The Rise of Evangelicalism: The Age of Edwards, Whitefield and the Wesleys

By Geissler, Suzanne | Anglican and Episcopal History, September 2005 | Go to article overview

The Rise of Evangelicalism: The Age of Edwards, Whitefield and the Wesleys


Geissler, Suzanne, Anglican and Episcopal History


MARK. A. NOLL. The Rise of Evangelicalism: The Age of Edwards, Whitefield and the Wesleys, Downers Grove, Illinois: InterVarsity Press, 2003. Pp. 330, introduction, bibliography, index. $23.00.

This is the first in a projected five-volume series, A History of Evangelicalism: People, Movements and Ideals in the English-Speaking World, under the editorship of David W. Bebbington and Mark A. Noll. In this initial volume Noll covers the period from the 173Os to the 179Os in Britain and North America (with some discussion of the English-speaking Caribbean as well). Clearly written and thoroughly documented, this is a book that can be profitably read from cover to cover as well as used as a reference work.

Any writing on evangelicalism must define that term since its meaning has become so elastic. Noll uses the four-part definition developed by his co-editor Bebbington: the necessity of conversion, the Bible as spiritual authority, active service for God, and "crucicentrism" (Christ's atonement on the cross) as the key doctrine (19). Even within that definition there are numerous varieties, emphases, and impulses, of course, and Noll does not lock himself into rigid boundaries in discussing the rise of the evangelical phenomenon in the eighteenth century.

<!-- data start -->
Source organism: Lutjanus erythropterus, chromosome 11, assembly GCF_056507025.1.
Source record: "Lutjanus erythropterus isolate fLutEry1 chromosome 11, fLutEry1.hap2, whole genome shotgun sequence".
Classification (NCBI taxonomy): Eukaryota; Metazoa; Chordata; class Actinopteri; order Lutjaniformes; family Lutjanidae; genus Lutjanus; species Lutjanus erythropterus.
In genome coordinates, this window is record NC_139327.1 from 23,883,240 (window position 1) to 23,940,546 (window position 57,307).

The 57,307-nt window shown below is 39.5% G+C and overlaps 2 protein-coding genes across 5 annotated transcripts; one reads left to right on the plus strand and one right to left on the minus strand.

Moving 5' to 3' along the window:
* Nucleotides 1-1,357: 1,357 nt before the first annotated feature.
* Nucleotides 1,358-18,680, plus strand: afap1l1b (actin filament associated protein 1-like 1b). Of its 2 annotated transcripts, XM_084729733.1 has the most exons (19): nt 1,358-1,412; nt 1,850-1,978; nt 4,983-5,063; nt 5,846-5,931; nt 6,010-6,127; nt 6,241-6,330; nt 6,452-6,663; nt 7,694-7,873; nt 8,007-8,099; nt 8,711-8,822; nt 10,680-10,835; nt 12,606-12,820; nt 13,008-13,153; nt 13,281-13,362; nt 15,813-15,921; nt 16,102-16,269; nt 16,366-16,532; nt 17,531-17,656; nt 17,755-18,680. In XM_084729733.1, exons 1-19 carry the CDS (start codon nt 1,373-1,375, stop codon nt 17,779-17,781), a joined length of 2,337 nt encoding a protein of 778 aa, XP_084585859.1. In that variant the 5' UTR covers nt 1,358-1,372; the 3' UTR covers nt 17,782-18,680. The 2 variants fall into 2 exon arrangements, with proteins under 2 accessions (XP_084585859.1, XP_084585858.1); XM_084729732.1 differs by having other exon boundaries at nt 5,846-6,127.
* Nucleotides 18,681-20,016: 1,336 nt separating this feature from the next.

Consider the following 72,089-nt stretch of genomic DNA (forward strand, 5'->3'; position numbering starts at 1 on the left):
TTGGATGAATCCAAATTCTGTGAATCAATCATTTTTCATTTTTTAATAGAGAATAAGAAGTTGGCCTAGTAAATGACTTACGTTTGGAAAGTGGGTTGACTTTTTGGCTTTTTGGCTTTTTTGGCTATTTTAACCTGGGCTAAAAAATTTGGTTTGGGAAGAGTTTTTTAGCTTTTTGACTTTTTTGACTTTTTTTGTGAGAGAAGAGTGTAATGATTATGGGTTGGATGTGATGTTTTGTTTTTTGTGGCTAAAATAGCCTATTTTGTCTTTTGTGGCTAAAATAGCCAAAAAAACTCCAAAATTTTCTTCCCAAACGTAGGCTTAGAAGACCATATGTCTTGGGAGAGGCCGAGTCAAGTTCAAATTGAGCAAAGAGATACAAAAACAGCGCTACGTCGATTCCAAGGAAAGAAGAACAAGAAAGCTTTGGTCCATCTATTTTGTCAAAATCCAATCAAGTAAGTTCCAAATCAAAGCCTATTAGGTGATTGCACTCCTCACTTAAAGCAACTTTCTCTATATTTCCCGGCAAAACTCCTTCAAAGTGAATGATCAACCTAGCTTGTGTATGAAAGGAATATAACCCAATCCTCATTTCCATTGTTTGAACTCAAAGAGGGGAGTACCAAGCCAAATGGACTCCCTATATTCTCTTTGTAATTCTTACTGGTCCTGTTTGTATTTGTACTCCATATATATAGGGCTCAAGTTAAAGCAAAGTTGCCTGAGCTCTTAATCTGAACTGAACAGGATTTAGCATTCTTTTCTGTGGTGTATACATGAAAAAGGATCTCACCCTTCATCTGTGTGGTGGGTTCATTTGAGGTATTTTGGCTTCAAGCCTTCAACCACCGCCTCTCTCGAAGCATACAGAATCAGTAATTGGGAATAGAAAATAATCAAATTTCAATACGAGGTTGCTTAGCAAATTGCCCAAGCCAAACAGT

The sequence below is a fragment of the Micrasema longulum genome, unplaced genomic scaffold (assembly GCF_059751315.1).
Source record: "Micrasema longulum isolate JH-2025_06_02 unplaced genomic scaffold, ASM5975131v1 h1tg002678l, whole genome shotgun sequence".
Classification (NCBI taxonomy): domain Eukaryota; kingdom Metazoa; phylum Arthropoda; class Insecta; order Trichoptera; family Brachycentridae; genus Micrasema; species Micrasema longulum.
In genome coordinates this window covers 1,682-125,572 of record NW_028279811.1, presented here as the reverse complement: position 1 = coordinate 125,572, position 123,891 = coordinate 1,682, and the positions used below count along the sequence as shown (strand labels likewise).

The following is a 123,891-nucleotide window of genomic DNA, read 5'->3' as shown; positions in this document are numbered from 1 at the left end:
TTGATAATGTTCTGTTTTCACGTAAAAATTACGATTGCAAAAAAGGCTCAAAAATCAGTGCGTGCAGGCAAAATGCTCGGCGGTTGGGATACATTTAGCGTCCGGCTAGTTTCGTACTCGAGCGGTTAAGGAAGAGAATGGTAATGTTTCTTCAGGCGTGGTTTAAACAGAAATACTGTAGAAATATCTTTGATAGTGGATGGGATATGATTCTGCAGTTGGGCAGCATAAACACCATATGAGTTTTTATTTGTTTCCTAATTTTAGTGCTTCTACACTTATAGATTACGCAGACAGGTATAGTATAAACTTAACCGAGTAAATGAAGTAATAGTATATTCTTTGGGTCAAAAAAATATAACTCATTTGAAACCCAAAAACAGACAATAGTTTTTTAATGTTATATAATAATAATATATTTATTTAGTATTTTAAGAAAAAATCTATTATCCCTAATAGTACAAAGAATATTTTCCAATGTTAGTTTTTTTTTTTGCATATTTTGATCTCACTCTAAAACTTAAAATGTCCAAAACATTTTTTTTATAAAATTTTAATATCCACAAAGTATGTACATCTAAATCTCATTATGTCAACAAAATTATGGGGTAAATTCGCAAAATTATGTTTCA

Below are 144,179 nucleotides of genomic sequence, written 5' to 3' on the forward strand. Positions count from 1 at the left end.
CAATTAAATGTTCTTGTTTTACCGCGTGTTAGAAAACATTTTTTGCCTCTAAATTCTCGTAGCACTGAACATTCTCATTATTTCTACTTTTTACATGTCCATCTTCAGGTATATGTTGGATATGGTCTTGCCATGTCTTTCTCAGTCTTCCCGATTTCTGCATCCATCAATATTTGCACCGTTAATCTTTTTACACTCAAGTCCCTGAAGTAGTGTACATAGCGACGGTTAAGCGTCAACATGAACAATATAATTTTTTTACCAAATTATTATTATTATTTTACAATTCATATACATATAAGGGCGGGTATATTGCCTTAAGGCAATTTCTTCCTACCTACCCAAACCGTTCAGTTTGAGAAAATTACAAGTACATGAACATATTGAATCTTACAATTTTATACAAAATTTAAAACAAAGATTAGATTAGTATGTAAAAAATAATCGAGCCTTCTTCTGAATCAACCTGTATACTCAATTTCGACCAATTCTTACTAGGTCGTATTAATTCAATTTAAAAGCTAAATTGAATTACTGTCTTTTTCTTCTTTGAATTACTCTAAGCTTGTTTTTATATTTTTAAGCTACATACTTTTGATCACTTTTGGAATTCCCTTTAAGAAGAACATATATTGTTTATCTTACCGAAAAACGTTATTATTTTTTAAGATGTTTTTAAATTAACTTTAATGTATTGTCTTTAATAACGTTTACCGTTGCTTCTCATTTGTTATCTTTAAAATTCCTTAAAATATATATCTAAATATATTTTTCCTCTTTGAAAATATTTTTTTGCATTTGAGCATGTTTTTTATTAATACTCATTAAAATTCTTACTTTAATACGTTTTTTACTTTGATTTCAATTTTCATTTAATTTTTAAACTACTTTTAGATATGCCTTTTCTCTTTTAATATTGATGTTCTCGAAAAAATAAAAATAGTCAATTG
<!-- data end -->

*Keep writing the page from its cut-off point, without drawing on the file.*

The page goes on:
It is difficult to summarize a book of this nature since Noll covers so many different personalities and developments, but, in his own words, what he tries to do is "provide a coherent multinational narrative of the origin, development and rapid diffusion of evangelical movements in their first two generations"(24). …

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